The problem is worst in certain high-cost, high-wage cities, but the White House isn’t intervening on their behalf. Instead, the report does a good job illustrating how what began with cranky homeowners in the San Fernando Valley, anti-gentrification activists on the Upper West Side, or at quality-of-life meetings in Palo Alto, California, and Winnetka, Illinois, has helped to reverse what for a 100 years was the defining feature of American life: economic mobility.
Between 1880 and 1980, poor people moved to rich places: Okies to California, southern blacks to Chicago and New York, rural whites to cities across the Midwest and later, the South. That happens less now than it used to, in part because the poor can’t afford to live near the rich. As a result, the rate of income convergence across states has declined over the past 30 years, after a century of gains spurred by economic mobility. The wonkiest argument in favor of housing-supply restrictions in high-wage cities like San Francisco might be Conor Sen’s belief that “job convergence between metros ‘spreads the wealth’ ”—that San Francisco’s loss is Phoenix’s gain, and that’s good for America.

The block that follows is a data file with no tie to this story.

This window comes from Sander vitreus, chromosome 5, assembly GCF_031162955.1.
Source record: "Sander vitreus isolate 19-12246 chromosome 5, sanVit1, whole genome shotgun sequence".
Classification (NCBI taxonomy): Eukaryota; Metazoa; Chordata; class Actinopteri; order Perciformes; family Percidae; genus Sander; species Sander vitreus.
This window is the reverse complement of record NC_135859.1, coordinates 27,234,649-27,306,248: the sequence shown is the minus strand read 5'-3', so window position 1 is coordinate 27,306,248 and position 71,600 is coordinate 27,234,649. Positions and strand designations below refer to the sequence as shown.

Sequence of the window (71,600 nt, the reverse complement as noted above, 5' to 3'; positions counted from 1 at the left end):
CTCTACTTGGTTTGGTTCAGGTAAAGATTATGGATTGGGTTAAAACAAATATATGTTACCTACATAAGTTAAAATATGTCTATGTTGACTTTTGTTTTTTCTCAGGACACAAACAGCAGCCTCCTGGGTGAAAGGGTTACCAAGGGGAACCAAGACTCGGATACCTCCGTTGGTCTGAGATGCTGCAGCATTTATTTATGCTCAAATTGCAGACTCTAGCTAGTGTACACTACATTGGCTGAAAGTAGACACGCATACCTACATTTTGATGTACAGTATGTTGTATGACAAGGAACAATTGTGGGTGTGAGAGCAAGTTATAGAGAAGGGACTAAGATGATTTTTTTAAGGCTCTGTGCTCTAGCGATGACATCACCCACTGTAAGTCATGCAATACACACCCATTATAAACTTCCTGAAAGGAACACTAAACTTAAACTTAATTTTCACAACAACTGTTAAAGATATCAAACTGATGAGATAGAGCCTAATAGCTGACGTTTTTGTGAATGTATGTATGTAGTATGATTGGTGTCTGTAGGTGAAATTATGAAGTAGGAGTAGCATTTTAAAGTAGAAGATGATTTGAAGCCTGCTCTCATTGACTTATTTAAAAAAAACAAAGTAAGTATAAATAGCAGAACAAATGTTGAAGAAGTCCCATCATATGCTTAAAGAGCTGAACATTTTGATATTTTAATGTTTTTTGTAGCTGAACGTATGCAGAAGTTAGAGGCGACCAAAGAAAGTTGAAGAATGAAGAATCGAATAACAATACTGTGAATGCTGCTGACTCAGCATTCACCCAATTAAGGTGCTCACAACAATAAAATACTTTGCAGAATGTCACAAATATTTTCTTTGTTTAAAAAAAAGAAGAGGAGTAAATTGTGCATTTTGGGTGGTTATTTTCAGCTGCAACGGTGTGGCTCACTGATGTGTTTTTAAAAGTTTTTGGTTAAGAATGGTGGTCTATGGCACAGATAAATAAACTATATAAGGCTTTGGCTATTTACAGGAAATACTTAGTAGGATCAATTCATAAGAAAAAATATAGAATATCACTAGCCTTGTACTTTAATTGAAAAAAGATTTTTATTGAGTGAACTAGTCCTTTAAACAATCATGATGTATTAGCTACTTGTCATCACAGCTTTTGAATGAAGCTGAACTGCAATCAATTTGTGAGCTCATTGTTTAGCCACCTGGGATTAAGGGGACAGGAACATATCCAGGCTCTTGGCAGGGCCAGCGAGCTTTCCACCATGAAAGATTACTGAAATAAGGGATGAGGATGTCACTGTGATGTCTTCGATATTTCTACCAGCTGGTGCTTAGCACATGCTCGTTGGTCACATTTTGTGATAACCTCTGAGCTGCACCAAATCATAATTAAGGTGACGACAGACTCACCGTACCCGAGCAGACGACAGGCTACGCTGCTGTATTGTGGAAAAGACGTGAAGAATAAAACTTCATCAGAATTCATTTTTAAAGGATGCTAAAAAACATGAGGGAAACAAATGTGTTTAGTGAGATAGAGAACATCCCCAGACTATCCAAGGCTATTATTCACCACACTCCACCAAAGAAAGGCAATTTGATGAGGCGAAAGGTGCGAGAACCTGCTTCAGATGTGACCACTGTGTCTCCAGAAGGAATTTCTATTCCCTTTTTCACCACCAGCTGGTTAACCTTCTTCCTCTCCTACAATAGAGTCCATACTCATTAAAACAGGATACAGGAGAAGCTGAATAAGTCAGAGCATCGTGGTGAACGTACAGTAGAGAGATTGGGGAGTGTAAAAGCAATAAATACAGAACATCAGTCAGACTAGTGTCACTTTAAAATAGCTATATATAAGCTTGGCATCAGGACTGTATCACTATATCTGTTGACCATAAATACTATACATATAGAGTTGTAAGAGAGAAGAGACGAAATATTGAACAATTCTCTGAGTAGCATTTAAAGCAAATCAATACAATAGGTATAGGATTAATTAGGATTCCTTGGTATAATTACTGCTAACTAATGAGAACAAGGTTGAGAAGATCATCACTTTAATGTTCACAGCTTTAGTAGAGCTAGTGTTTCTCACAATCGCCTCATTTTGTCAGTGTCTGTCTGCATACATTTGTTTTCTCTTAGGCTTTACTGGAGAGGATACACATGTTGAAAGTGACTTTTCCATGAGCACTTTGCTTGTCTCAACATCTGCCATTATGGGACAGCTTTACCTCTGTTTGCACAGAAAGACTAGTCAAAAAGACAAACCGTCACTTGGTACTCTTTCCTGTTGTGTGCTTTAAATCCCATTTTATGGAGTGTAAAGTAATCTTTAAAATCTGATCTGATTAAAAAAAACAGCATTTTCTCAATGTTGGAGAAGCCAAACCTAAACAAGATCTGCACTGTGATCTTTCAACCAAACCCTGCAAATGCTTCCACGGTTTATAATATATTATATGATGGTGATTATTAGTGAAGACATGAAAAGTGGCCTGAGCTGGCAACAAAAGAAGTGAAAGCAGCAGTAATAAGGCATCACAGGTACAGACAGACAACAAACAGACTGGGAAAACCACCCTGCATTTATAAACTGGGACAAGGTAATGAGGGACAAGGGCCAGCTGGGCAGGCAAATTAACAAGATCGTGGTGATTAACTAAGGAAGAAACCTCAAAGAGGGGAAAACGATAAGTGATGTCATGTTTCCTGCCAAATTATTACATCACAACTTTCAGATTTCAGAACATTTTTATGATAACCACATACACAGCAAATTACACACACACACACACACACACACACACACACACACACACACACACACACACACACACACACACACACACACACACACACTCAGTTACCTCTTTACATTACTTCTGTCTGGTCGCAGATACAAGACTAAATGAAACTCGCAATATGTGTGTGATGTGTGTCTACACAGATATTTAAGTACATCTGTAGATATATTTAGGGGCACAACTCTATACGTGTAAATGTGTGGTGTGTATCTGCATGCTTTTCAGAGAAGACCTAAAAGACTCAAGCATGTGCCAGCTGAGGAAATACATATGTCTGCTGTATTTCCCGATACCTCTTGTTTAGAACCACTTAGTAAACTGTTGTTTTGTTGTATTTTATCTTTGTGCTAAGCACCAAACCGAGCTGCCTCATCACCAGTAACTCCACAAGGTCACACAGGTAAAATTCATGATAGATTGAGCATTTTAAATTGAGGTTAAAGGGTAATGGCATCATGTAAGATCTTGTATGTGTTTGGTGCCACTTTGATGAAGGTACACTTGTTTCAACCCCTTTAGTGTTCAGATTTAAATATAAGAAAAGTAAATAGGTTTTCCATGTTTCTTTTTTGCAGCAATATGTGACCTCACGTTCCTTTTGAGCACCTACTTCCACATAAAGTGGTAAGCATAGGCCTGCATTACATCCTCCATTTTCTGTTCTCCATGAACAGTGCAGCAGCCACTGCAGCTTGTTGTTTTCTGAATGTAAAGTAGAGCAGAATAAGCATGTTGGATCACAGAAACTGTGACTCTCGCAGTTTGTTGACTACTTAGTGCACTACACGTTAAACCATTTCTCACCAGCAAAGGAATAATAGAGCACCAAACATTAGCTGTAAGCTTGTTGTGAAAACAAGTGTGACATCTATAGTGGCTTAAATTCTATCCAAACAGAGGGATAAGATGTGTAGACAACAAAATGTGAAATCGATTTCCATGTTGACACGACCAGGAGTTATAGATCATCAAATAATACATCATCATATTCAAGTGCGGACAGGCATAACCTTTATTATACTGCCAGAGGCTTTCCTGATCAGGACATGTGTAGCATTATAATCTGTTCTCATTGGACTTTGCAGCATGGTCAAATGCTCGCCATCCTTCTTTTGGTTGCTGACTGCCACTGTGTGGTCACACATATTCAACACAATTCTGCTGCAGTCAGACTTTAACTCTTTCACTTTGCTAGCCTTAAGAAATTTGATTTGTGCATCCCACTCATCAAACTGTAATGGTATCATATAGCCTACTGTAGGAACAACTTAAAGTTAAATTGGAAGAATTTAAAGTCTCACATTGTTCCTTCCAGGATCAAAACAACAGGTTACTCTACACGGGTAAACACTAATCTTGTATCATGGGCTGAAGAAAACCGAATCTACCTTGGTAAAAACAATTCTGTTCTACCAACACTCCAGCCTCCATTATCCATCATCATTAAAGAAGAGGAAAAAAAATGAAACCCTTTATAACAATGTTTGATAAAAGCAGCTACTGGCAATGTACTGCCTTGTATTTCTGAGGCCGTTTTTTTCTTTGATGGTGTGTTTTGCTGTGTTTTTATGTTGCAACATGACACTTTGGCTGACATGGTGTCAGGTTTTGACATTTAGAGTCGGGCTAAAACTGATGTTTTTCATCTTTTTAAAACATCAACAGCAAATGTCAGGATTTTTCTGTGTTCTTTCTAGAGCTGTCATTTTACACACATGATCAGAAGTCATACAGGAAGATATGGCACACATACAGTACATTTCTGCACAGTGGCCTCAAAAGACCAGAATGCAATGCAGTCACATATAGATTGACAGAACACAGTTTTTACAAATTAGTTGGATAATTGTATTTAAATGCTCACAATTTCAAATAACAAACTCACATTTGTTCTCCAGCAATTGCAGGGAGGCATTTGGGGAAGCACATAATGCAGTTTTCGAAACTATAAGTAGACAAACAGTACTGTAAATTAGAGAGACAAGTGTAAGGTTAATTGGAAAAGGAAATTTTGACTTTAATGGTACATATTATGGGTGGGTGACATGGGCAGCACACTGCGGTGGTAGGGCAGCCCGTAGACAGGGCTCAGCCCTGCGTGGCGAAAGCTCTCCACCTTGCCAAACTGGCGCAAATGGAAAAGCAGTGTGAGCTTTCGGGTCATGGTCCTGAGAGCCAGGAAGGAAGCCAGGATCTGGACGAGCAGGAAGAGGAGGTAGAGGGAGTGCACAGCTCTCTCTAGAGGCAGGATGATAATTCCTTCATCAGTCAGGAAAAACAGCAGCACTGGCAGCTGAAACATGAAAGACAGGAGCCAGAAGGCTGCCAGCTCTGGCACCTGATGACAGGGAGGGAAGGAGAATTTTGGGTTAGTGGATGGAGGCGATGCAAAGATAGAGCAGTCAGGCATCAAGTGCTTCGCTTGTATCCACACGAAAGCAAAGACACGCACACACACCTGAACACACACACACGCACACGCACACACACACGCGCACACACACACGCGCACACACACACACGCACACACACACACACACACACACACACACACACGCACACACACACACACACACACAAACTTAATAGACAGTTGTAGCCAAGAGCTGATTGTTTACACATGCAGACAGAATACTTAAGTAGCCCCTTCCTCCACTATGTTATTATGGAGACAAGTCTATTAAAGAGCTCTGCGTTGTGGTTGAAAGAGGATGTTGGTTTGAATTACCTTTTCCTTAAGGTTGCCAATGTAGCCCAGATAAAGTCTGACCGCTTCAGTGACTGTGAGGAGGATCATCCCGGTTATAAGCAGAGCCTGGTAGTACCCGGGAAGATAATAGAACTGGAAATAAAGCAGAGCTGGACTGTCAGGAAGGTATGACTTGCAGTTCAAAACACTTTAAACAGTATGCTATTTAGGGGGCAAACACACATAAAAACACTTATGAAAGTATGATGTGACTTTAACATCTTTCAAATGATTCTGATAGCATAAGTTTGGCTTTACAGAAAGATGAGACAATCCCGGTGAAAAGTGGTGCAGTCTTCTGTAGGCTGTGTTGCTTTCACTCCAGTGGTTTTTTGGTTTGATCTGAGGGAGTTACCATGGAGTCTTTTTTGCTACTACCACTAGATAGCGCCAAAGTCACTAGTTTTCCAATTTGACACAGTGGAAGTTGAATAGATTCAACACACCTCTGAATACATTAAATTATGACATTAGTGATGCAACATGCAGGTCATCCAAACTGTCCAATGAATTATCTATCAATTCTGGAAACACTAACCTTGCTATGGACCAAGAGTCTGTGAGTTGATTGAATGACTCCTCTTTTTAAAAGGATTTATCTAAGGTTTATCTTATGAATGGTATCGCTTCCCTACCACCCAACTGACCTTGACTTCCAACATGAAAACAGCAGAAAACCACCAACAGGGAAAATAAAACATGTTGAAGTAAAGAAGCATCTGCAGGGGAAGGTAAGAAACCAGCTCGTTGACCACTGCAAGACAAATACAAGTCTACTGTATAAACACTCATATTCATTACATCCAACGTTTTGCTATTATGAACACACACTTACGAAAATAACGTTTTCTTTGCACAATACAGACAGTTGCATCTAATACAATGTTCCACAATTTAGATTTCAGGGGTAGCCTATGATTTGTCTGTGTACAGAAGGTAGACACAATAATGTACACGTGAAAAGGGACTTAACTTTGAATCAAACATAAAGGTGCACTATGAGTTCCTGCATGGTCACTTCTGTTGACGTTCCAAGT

Not really: Per capita income in Connecticut and Mississippi moved toward evening out between 1940 and 1980, and then stopped. That poor people stay in Mississippi or move there because they can’t afford the New York suburbs is not cause for either state to pat itself on the back.
For this we can blame both well-intentioned environmental protections and permitting processes, but also, in the White House’s words, “laws plainly designed to exclude multifamily or affordable housing.” There can be no ambiguity about the anti-rental housing sentiment in places like Boulder, Colorado, or Westchester County, New York: It is pure, territorial NIMBYism. The report reserves a special section for Los Angeles, which both has, by some measures, the highest rents in the country and is also home to a celebrity-funded anti-growth initiative masquerading as an environmental movement. (As the situation in the Bay Area demonstrates, restrictions on infill housing either force teachers to commute two hours to their jobs—inhumane and not environmentally friendly—or force police officers to live in trailers in city parking lots—hey, that’s one way to fulfill a residency requirement!)